Maersk to divest oil field, write off $1.7 billion in Brazil assets

Maersk Oil, a wholly owned subsidiary of AP Moller-Maersk AS of Copenhagen, has opted to write off $1.7 billion in investments in Brazil’s Wahoo and Itaipu fields while divesting its ownership share in Polvo field.

Wahoo and Itaipu, which Maersk says hold significant potential resources, were assessed by the company to have lower value than originally anticipated after appraisal drilling (OGJ Online, Mar. 26, 2013). Increased development costs and lower oil prices also factored into the decision.

The company expects that the field’s operating partners will be able to present commercially viable development plans.

HRT O&G Exploracao e Producao de Petroleo Ltda., a Brazilian independent company and operator of Polvo, will acquire Maersk’s 40% stake in the field for an undisclosed sum. HRT in 2013 purchased the other 60% interest in Polvo from BP PLC for $135 million cash (OGJ Online, May 7, 2013).

The three fields, each part of the Campos basin, were acquired in 2011 by Maersk from South Korea’s SK Energy Co. Ltd. for $2.4 billion.

“The SK Energy investment was made at a time when the outlook for the oil industry and oil prices were more positive than today and we had growth ambitions for our Brazilian oil business,” said Nils S. Andersen, Maersk Group chief executive officer.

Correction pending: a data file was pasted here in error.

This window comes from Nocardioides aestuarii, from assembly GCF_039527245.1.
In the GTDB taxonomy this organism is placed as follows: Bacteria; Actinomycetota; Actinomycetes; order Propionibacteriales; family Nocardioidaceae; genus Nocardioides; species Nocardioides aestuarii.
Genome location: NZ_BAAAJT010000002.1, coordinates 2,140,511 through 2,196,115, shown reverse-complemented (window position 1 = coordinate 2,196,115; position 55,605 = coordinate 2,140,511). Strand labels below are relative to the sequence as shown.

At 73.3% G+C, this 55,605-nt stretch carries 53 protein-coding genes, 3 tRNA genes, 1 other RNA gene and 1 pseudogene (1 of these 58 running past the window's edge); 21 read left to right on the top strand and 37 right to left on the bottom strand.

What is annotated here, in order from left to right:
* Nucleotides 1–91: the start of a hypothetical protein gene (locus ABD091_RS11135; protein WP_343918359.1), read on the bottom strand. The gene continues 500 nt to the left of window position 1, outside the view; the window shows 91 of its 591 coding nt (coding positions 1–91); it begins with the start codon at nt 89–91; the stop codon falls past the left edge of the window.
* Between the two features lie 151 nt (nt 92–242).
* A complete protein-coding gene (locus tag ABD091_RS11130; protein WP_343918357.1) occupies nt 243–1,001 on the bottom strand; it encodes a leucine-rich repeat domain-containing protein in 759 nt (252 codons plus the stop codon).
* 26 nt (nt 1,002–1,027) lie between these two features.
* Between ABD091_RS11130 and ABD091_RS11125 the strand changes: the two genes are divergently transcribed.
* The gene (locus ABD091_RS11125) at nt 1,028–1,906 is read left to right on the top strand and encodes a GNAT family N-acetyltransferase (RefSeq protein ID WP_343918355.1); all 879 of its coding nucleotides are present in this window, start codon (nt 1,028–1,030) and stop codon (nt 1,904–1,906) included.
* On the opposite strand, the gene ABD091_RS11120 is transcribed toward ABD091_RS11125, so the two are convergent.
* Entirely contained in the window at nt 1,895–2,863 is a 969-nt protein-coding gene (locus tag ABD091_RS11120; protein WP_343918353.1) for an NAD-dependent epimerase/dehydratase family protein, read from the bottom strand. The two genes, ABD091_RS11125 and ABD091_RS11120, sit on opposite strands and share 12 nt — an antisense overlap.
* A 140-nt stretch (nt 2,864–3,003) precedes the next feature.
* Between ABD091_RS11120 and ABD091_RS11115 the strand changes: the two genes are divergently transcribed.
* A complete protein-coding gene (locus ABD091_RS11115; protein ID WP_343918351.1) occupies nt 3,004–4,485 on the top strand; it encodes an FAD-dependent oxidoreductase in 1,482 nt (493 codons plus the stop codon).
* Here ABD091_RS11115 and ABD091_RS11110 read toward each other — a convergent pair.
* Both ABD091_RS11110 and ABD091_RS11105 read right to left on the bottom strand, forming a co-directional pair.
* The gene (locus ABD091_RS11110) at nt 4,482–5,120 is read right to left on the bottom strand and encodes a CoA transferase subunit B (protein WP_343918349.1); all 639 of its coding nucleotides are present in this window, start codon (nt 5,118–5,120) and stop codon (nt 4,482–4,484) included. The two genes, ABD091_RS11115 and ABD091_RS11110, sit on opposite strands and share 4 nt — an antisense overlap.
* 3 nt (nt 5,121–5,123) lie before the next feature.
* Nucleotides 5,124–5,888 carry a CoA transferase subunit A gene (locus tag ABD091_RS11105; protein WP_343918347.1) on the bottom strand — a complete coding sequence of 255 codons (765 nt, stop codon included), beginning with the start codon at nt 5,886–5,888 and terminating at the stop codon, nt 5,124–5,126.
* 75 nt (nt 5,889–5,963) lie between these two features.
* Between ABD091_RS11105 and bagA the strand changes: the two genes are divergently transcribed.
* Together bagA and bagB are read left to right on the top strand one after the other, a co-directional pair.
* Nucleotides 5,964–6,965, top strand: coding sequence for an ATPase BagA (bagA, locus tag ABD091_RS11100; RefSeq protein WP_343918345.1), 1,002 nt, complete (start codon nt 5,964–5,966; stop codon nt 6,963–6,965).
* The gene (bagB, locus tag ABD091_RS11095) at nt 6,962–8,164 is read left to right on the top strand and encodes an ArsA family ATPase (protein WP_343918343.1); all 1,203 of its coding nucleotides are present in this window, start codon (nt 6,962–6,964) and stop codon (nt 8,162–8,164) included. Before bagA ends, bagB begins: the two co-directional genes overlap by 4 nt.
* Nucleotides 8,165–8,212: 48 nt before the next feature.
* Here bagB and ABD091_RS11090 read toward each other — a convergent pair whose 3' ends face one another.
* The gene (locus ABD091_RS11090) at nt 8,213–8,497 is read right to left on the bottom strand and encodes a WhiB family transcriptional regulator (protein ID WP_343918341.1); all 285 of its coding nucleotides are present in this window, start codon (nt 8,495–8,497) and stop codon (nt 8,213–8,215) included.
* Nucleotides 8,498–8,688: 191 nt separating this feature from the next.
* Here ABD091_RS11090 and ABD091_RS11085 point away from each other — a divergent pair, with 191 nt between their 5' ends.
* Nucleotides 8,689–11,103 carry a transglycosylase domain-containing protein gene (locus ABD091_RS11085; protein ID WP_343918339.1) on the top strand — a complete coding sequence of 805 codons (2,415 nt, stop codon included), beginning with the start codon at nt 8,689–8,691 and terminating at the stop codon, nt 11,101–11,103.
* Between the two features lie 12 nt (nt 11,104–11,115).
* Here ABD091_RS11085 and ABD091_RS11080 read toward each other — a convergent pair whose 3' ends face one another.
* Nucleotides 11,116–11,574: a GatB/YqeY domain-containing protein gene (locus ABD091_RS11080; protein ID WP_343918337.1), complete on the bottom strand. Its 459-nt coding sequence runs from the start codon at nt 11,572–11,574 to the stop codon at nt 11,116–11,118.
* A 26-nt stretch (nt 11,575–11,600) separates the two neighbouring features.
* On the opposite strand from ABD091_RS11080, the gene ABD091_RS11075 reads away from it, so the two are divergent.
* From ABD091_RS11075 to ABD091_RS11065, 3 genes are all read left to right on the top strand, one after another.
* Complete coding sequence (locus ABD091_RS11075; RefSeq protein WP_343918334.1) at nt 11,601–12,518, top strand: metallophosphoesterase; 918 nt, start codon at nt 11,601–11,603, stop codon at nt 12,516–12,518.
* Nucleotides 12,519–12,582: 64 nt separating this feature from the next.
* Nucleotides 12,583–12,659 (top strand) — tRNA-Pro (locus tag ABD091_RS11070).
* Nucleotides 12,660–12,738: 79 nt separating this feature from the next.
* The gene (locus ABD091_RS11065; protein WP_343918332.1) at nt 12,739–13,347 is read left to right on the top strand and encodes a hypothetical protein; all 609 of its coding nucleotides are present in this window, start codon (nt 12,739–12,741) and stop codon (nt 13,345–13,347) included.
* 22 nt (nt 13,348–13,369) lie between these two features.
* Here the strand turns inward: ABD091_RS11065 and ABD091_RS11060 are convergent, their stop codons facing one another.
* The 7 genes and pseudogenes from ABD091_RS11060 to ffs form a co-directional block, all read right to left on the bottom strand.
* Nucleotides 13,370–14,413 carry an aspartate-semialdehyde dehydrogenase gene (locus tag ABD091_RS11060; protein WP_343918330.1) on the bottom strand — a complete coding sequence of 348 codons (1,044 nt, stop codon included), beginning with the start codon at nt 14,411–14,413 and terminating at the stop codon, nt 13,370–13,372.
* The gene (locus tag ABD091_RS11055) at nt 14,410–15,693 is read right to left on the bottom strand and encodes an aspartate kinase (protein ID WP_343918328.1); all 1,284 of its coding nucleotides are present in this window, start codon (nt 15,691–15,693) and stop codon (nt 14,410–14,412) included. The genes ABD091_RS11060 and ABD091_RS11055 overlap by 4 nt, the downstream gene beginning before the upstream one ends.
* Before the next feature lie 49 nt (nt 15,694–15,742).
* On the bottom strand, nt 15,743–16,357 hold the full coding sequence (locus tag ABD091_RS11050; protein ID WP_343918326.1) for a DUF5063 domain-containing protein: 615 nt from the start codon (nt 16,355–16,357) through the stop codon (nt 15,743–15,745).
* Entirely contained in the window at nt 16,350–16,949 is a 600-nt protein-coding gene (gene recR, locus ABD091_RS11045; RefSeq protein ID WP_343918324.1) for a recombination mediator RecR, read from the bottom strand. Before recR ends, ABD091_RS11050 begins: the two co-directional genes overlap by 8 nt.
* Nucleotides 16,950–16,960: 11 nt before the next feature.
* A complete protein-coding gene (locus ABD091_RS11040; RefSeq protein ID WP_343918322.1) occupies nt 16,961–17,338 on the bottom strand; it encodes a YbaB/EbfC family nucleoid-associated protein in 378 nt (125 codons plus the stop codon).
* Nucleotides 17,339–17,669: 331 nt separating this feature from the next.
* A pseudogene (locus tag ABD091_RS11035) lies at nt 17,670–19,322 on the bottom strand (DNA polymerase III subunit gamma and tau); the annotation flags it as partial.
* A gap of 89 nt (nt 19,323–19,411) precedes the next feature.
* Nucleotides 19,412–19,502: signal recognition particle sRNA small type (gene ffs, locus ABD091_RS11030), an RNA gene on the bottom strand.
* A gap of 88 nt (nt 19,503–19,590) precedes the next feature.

Following the transaction, Maersk will no longer pursue growth or operatorship for its business in Brazil.

“We have now adapted our strategy to the situation we see today, but it is of course clearly unsatisfactory that the oil volumes in the acquired fields Itaipu and Wahoo after appraisal drilling has proved to be in the low end of our original expectations,” Andersen said.

Jakob Thomasen, Maersk Oil chief executive officer, said the company plans to take its experience in Brazil into consideration as it formulates plans to expand the business.

“In the short term, that means we will reduce our planned exploration spending whilst we reload the acreage and prospect portfolio,” Thomasen said.

Maersk says that its revised assessment of its Brazilian assets will have no effect on the company’s long-term production plans.

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